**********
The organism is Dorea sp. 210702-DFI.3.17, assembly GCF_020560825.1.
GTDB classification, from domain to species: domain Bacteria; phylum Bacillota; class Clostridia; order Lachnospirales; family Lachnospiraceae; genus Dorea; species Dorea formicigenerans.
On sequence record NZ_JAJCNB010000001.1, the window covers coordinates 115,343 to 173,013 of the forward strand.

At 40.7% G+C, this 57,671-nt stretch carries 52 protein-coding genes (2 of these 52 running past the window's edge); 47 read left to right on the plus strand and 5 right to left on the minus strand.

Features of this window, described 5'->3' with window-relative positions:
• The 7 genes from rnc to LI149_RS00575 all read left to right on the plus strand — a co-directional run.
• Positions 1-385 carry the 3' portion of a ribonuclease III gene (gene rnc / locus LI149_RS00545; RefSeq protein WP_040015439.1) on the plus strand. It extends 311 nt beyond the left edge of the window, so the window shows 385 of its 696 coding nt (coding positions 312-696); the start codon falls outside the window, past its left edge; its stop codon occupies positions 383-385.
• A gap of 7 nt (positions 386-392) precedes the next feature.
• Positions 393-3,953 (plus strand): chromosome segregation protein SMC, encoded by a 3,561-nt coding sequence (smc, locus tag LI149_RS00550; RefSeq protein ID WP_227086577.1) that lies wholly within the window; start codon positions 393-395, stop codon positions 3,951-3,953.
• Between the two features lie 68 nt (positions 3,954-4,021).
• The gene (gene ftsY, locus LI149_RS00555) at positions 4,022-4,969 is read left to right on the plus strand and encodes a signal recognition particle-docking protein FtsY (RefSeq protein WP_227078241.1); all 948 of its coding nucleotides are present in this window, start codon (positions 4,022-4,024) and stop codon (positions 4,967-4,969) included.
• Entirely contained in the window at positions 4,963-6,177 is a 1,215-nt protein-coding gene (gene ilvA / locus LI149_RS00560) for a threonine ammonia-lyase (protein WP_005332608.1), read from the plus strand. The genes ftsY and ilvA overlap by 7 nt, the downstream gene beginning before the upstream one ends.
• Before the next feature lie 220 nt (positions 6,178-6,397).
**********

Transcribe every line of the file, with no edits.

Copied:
The organism is Dorea sp. 210702-DFI.3.17, assembly GCF_020560825.1.
GTDB classification, from domain to species: domain Bacteria; phylum Bacillota; class Clostridia; order Lachnospirales; family Lachnospiraceae; genus Dorea; species Dorea formicigenerans.
On sequence record NZ_JAJCNB010000001.1, the window covers coordinates 115,343 to 173,013 of the forward strand.

At 40.7% G+C, this 57,671-nt stretch carries 52 protein-coding genes (2 of these 52 running past the window's edge); 47 read left to right on the plus strand and 5 right to left on the minus strand.

Features of this window, described 5'->3' with window-relative positions:
• The 7 genes from rnc to LI149_RS00575 all read left to right on the plus strand — a co-directional run.
• Positions 1-385 carry the 3' portion of a ribonuclease III gene (gene rnc / locus LI149_RS00545; RefSeq protein WP_040015439.1) on the plus strand. It extends 311 nt beyond the left edge of the window, so the window shows 385 of its 696 coding nt (coding positions 312-696); the start codon falls outside the window, past its left edge; its stop codon occupies positions 383-385.
• A gap of 7 nt (positions 386-392) precedes the next feature.
• Positions 393-3,953 (plus strand): chromosome segregation protein SMC, encoded by a 3,561-nt coding sequence (smc, locus tag LI149_RS00550; RefSeq protein ID WP_227086577.1) that lies wholly within the window; start codon positions 393-395, stop codon positions 3,951-3,953.
• Between the two features lie 68 nt (positions 3,954-4,021).
• The gene (gene ftsY, locus LI149_RS00555) at positions 4,022-4,969 is read left to right on the plus strand and encodes a signal recognition particle-docking protein FtsY (RefSeq protein WP_227078241.1); all 948 of its coding nucleotides are present in this window, start codon (positions 4,022-4,024) and stop codon (positions 4,967-4,969) included.
• Entirely contained in the window at positions 4,963-6,177 is a 1,215-nt protein-coding gene (gene ilvA / locus LI149_RS00560) for a threonine ammonia-lyase (protein WP_005332608.1), read from the plus strand. The genes ftsY and ilvA overlap by 7 nt, the downstream gene beginning before the upstream one ends.
• Before the next feature lie 220 nt (positions 6,178-6,397).